10:17 The Ammonites assembled and camped in Gilead; the Israelites gathered together and camped in Mizpah. 18 The leaders of Gilead said to one another,10 “Who is willing to lead the charge against the Ammonites? He will become the leader of all who live in Gilead!”
11:1 Now Jephthah the Gileadite was a brave warrior. His mother was a prostitute, but Gilead was his father. 2 Gilead’s wife also gave him sons. When his wife’s sons grew up, they made Jephthah leave and said to him, “You are not going to inherit any of our father’s wealth, because you are another woman’s son.” 3 So Jephthah left his half-brothers and lived in the land of Tob. Lawless men11 joined Jephthah’s gang and traveled with him.
4 It was some time after this when the Ammonites fought with Israel. 5 When the Ammonites attacked, the leaders of Gilead asked Jephthah to come back from the land of Tob. 6 They said, “Come, be our commander, so we can fight with the Ammonites.” 7 Jephthah said to the leaders of Gilead, “But you hated me and made me leave my father’s house. Why do you come to me now, when you are in trouble?” 8 The leaders of Gilead said to Jephthah, “That may be true, but now we pledge to you our loyalty. Come with us and fight with the Ammonites. Then you will become the leader of all who live in Gilead.” 9 Jephthah said to the leaders of Gilead, “All right! If you take me back to fight with the Ammonites and the Lord gives them to me, I will be your leader.” 10 The leaders of Gilead said to Jephthah, “The Lord will judge any grievance you have against us, if we do not do as you say.” 11 So Jephthah went with the leaders of Gilead. The people made him their leader and commander. Jephthah repeated the terms of the agreement before the Lord in Mizpah (Judges 10:17—11:11).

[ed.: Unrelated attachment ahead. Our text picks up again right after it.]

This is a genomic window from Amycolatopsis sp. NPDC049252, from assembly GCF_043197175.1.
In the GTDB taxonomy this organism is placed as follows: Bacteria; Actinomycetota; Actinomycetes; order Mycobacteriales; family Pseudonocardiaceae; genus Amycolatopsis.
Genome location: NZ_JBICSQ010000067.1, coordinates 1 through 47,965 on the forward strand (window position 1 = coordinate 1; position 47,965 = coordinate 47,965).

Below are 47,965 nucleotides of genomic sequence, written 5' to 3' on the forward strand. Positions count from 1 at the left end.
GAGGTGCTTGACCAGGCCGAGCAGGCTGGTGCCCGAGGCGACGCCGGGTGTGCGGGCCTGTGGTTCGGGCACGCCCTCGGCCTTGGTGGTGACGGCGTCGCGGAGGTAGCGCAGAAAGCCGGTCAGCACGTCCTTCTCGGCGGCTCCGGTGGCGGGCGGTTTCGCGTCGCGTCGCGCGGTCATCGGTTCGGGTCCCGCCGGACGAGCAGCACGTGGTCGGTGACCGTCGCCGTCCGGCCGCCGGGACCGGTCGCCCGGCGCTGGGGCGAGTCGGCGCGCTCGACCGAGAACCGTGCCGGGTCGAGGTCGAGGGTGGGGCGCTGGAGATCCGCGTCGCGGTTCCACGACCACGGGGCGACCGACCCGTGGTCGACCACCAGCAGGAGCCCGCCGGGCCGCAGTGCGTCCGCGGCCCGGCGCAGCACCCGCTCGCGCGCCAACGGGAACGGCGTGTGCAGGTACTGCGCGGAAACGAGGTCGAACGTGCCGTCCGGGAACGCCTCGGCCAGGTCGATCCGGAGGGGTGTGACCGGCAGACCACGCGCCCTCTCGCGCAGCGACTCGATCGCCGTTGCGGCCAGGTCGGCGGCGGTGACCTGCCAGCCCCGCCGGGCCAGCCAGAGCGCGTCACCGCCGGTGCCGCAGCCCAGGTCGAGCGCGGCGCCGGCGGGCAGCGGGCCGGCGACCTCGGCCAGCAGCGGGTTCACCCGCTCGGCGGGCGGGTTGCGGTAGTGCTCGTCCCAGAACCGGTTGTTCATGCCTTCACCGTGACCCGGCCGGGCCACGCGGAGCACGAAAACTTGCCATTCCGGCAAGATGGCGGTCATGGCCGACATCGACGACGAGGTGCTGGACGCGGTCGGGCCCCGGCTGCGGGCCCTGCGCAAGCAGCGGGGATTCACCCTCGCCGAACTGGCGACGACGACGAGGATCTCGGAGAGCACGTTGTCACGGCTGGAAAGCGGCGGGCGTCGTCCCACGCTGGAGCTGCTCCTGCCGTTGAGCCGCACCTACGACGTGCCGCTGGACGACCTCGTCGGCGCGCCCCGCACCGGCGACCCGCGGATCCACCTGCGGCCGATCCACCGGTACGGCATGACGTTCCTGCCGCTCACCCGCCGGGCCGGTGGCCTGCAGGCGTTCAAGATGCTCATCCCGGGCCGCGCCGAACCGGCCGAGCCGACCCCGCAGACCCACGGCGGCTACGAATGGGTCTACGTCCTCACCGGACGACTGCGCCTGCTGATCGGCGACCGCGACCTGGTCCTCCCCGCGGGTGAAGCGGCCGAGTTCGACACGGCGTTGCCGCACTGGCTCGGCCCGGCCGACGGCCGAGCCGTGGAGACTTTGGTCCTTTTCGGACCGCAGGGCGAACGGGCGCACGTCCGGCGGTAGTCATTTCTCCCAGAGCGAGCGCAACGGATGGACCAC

At this point, Jephthah enters the story as he is the deliverer that God raised up to rescue the Israelites from the cruel oppression of the Ammonites. He was a brave and powerful warrior, but he, like Abimelech before him, had a less than impeccable pedigree. His father was Gilead, but his mother was a prostitute. Unlike Abimelech, who did away with his brothers, Jephthah was driven off by his (more legitimate) brothers. Over time, a group of rather unsavory men gathered about Jephthah, and it seems as though they engaged in some kind of military endeavors. It seems that it was these military ventures that proved Jephthah to be a “mighty man of valor.”12 They did not want to share any of their inheritance with him. But now that the Ammonites were about to wage war against them, the Israelites were very eager to recruit Jephthah as their commander-in-chief (with the emphasis on the word “commander”).